Spamcommentology: Attack of the ChatBots

So a while back I did a series on all the various types of spam comments that turn up on the blog, but since then, I’ve seen a few examples of something new. These are comments that are clearly automated*, yet are also clearly related to** the posts upon which they purport to be commenting. I suspect these comments are coming from the APIs for so-called chatbots, such as ChatGPT***. Let’s take a look!

Now if you were here a few weeks ago, you may have seen my post purporting to be a “Not a Review” of the Amazon Prime film Somebody I Used To Know, in which I (1) pretended that a cat was the main character and (2) used a bunch of GIFs to illustrate this point.**** That prompted this comment from alleged reader Frances Brown, who may or may not be named after mustard.

While this comment is obviously related to the post, it equally obviously has no idea that the post was satirically presenting the cat as the main character. Instead, with pop-eyed wonder, it is fascinated by the fact that Prime built a romantic comedy around the travails of a cat who didn’t want to be squeezed by its owner.

Not long after that comment showed up on my blog, the following two comments showed up in rapid succession on the animals’ blog:

Both of the posts in question involved Lulu’s—who, for those not familiar with the animals, is a malamute/husky mix—attempting to find some low-altitude snow to play in after all the recent storms in our area*****. Once again both comments are superficially relevant to the posts, in that they both understand that the posts reference snow, and the second one even understands that Lulu is trying to find snow, although she never found it. (The second comment has a few other giveaways that it isn’t real. For instance, the mouse didn’t go on this particular adventure; in fact, he tried to dissuade the others from going. Also, nobody on the blog ever calls the mouse “Mouse”, which is not his name******; he’s always “the mouse”.) None of these three comments displays any actual comprehension, and all follow the same structure of a generic comment offering some manner of praise, followed by a question which is clearly an automated attempt to attract engagement.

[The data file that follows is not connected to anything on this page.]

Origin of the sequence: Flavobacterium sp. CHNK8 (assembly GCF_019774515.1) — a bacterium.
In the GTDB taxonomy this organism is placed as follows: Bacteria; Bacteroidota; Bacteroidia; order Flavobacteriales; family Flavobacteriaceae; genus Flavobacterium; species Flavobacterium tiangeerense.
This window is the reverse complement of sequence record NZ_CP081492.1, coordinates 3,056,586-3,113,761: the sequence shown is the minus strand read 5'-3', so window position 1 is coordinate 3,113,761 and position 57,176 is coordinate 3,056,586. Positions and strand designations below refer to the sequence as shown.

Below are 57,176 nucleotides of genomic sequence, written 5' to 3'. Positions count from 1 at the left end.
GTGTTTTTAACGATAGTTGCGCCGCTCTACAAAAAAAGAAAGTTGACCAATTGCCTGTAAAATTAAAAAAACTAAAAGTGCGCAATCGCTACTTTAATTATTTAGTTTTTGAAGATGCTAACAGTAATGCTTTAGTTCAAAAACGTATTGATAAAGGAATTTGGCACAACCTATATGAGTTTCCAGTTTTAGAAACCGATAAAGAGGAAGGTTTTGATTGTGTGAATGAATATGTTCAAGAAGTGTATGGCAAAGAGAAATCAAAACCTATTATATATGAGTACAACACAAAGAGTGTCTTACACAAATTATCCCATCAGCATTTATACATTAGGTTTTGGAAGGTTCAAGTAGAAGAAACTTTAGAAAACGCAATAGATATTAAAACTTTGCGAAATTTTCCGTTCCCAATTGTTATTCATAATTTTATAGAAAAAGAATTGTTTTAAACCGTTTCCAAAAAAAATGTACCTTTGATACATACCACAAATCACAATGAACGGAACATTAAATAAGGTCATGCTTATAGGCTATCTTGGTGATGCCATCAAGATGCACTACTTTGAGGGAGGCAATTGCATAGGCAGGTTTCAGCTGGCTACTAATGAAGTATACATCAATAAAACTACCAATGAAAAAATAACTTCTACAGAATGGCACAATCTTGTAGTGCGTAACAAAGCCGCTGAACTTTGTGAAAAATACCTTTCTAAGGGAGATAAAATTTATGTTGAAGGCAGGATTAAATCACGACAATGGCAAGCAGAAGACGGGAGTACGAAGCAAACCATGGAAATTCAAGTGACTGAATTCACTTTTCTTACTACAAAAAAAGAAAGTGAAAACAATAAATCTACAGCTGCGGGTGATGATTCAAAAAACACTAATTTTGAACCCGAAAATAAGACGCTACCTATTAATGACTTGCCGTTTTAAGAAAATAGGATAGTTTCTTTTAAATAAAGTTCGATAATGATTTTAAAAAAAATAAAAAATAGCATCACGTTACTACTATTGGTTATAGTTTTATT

Now, I’m sure that, as a human (you are a human, right?) you can look at all of these comments and say to yourself, self, no human would write a comment that way. But as it turns out, you don’t have to rely on your own judgment to make that call. You can ask … ANOTHER AI. Here’s what that AI content analyzer had to say about all of these supposed comments.